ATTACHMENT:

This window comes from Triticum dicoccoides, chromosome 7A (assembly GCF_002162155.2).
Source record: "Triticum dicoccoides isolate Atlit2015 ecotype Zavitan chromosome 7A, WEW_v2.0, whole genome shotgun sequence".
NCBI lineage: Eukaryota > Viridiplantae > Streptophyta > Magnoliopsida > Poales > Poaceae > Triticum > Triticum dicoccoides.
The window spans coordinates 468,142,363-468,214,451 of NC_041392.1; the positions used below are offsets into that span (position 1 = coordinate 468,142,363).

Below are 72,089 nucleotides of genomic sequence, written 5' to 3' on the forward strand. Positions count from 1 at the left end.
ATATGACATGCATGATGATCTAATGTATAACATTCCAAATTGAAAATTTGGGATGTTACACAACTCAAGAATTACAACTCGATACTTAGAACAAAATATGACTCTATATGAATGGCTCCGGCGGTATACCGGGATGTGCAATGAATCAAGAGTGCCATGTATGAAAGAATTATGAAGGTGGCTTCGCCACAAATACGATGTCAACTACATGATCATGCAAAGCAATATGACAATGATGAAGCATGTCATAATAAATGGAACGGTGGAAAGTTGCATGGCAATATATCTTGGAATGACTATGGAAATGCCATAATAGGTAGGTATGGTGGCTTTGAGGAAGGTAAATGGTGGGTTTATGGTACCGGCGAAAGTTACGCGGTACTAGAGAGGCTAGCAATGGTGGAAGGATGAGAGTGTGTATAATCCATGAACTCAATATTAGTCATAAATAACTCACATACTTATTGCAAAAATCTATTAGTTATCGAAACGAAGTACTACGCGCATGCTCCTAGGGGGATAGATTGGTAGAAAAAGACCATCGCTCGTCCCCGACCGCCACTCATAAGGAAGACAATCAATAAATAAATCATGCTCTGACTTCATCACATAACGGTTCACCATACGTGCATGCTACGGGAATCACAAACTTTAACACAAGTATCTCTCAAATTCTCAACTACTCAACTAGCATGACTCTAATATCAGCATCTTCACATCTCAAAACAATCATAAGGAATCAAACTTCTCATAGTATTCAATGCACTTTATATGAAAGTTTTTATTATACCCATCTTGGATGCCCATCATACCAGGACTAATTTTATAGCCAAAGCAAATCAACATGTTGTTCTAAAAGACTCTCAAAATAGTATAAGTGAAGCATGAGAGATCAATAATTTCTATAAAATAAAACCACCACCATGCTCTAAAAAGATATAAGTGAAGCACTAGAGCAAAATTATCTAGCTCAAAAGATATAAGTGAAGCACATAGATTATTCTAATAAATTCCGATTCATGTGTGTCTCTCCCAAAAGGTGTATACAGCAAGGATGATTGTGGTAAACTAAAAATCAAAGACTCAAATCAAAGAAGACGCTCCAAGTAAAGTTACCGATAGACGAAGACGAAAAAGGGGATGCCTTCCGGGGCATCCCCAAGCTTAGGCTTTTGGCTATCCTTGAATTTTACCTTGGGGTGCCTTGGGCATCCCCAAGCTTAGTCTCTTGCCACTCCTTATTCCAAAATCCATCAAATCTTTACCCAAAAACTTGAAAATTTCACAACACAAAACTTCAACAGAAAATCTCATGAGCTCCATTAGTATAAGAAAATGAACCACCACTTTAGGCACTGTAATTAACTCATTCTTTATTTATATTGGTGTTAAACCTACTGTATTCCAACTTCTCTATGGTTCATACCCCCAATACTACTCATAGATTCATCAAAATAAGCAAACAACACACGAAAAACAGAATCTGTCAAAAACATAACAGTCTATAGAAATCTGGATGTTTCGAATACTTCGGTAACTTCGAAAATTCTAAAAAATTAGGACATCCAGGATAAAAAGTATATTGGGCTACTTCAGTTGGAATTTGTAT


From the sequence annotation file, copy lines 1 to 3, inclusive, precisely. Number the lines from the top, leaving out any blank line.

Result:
This window comes from Triticum dicoccoides, chromosome 7A (assembly GCF_002162155.2).
Source record: "Triticum dicoccoides isolate Atlit2015 ecotype Zavitan chromosome 7A, WEW_v2.0, whole genome shotgun sequence".
NCBI lineage: Eukaryota > Viridiplantae > Streptophyta > Magnoliopsida > Poales > Poaceae > Triticum > Triticum dicoccoides.